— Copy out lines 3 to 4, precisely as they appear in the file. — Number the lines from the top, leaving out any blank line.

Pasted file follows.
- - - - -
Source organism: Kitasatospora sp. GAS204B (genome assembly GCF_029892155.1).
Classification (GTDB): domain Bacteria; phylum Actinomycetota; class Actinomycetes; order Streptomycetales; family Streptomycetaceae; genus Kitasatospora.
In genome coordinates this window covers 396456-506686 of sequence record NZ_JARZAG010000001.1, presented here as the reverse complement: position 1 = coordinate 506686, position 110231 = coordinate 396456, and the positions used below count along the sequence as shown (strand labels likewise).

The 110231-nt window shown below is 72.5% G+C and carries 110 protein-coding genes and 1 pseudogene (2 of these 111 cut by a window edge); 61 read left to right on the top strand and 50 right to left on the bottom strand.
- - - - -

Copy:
In genome coordinates this window covers 396456-506686 of sequence record NZ_JARZAG010000001.1, presented here as the reverse complement: position 1 = coordinate 506686, position 110231 = coordinate 396456, and the positions used below count along the sequence as shown (strand labels likewise).

The 110231-nt window shown below is 72.5% G+C and carries 110 protein-coding genes and 1 pseudogene (2 of these 111 cut by a window edge); 61 read left to right on the top strand and 50 right to left on the bottom strand.